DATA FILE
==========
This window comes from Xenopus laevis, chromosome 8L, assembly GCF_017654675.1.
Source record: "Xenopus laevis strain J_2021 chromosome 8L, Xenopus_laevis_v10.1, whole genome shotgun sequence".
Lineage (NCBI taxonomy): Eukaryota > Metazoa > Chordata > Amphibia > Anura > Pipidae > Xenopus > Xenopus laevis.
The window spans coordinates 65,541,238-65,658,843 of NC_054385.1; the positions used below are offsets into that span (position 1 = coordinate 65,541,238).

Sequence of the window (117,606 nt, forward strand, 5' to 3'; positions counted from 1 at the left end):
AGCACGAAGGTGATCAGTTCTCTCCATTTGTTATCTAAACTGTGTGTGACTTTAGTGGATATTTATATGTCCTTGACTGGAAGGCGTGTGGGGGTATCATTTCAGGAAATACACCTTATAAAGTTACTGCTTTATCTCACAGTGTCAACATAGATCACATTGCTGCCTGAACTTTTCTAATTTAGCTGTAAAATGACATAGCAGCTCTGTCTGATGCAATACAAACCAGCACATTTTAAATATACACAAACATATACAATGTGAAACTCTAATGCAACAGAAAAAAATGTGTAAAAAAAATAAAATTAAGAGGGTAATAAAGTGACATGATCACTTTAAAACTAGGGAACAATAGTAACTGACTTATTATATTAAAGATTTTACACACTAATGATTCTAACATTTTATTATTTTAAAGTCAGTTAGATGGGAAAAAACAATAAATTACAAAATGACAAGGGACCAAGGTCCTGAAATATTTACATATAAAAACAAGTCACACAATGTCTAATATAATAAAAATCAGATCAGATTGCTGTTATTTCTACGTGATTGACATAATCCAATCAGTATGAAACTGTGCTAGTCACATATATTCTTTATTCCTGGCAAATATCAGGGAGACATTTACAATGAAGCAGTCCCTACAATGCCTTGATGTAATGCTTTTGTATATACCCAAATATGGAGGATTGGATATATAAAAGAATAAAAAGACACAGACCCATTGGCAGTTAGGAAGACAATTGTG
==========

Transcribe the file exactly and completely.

This window comes from Xenopus laevis, chromosome 8L, assembly GCF_017654675.1.
Source record: "Xenopus laevis strain J_2021 chromosome 8L, Xenopus_laevis_v10.1, whole genome shotgun sequence".
Lineage (NCBI taxonomy): Eukaryota > Metazoa > Chordata > Amphibia > Anura > Pipidae > Xenopus > Xenopus laevis.
The window spans coordinates 65,541,238-65,658,843 of NC_054385.1; the positions used below are offsets into that span (position 1 = coordinate 65,541,238).

Sequence of the window (117,606 nt, forward strand, 5' to 3'; positions counted from 1 at the left end):
AGCACGAAGGTGATCAGTTCTCTCCATTTGTTATCTAAACTGTGTGTGACTTTAGTGGATATTTATATGTCCTTGACTGGAAGGCGTGTGGGGGTATCATTTCAGGAAATACACCTTATAAAGTTACTGCTTTATCTCACAGTGTCAACATAGATCACATTGCTGCCTGAACTTTTCTAATTTAGCTGTAAAATGACATAGCAGCTCTGTCTGATGCAATACAAACCAGCACATTTTAAATATACACAAACATATACAATGTGAAACTCTAATGCAACAGAAAAAAATGTGTAAAAAAAATAAAATTAAGAGGGTAATAAAGTGACATGATCACTTTAAAACTAGGGAACAATAGTAACTGACTTATTATATTAAAGATTTTACACACTAATGATTCTAACATTTTATTATTTTAAAGTCAGTTAGATGGGAAAAAACAATAAATTACAAAATGACAAGGGACCAAGGTCCTGAAATATTTACATATAAAAACAAGTCACACAATGTCTAATATAATAAAAATCAGATCAGATTGCTGTTATTTCTACGTGATTGACATAATCCAATCAGTATGAAACTGTGCTAGTCACATATATTCTTTATTCCTGGCAAATATCAGGGAGACATTTACAATGAAGCAGTCCCTACAATGCCTTGATGTAATGCTTTTGTATATACCCAAATATGGAGGATTGGATATATAAAAGAATAAAAAGACACAGACCCATTGGCAGTTAGGAAGACAATTGTG